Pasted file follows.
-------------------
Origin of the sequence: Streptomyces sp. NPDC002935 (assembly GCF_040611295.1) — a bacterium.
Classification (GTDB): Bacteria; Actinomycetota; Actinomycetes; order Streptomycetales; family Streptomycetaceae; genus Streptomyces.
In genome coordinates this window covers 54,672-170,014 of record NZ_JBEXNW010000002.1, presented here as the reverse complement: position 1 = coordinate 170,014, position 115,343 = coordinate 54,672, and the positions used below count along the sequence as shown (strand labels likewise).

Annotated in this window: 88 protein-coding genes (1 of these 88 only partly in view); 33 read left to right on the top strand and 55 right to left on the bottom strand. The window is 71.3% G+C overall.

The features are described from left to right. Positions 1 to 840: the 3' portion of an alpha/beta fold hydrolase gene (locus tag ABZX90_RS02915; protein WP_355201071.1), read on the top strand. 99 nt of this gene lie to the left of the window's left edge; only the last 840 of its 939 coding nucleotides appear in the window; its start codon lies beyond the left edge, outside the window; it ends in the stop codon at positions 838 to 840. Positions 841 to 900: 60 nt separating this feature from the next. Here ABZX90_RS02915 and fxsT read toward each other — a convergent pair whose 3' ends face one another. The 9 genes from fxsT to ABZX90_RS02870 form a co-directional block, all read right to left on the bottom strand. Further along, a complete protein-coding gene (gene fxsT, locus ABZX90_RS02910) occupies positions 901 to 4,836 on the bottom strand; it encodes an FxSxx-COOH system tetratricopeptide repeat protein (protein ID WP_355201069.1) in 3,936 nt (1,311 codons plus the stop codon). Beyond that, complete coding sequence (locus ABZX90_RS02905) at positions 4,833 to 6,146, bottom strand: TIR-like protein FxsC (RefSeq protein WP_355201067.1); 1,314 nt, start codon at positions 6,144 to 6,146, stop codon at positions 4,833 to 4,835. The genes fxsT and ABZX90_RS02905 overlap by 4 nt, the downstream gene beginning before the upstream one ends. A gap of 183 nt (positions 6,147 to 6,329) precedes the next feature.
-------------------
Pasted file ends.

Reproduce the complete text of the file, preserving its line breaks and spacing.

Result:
Origin of the sequence: Streptomyces sp. NPDC002935 (assembly GCF_040611295.1) — a bacterium.
Classification (GTDB): Bacteria; Actinomycetota; Actinomycetes; order Streptomycetales; family Streptomycetaceae; genus Streptomyces.
In genome coordinates this window covers 54,672-170,014 of record NZ_JBEXNW010000002.1, presented here as the reverse complement: position 1 = coordinate 170,014, position 115,343 = coordinate 54,672, and the positions used below count along the sequence as shown (strand labels likewise).

Annotated in this window: 88 protein-coding genes (1 of these 88 only partly in view); 33 read left to right on the top strand and 55 right to left on the bottom strand. The window is 71.3% G+C overall.

The features are described from left to right. Positions 1 to 840: the 3' portion of an alpha/beta fold hydrolase gene (locus tag ABZX90_RS02915; protein WP_355201071.1), read on the top strand. 99 nt of this gene lie to the left of the window's left edge; only the last 840 of its 939 coding nucleotides appear in the window; its start codon lies beyond the left edge, outside the window; it ends in the stop codon at positions 838 to 840. Positions 841 to 900: 60 nt separating this feature from the next. Here ABZX90_RS02915 and fxsT read toward each other — a convergent pair whose 3' ends face one another. The 9 genes from fxsT to ABZX90_RS02870 form a co-directional block, all read right to left on the bottom strand. Further along, a complete protein-coding gene (gene fxsT, locus ABZX90_RS02910) occupies positions 901 to 4,836 on the bottom strand; it encodes an FxSxx-COOH system tetratricopeptide repeat protein (protein ID WP_355201069.1) in 3,936 nt (1,311 codons plus the stop codon). Beyond that, complete coding sequence (locus ABZX90_RS02905) at positions 4,833 to 6,146, bottom strand: TIR-like protein FxsC (RefSeq protein WP_355201067.1); 1,314 nt, start codon at positions 6,144 to 6,146, stop codon at positions 4,833 to 4,835. The genes fxsT and ABZX90_RS02905 overlap by 4 nt, the downstream gene beginning before the upstream one ends. A gap of 183 nt (positions 6,147 to 6,329) precedes the next feature.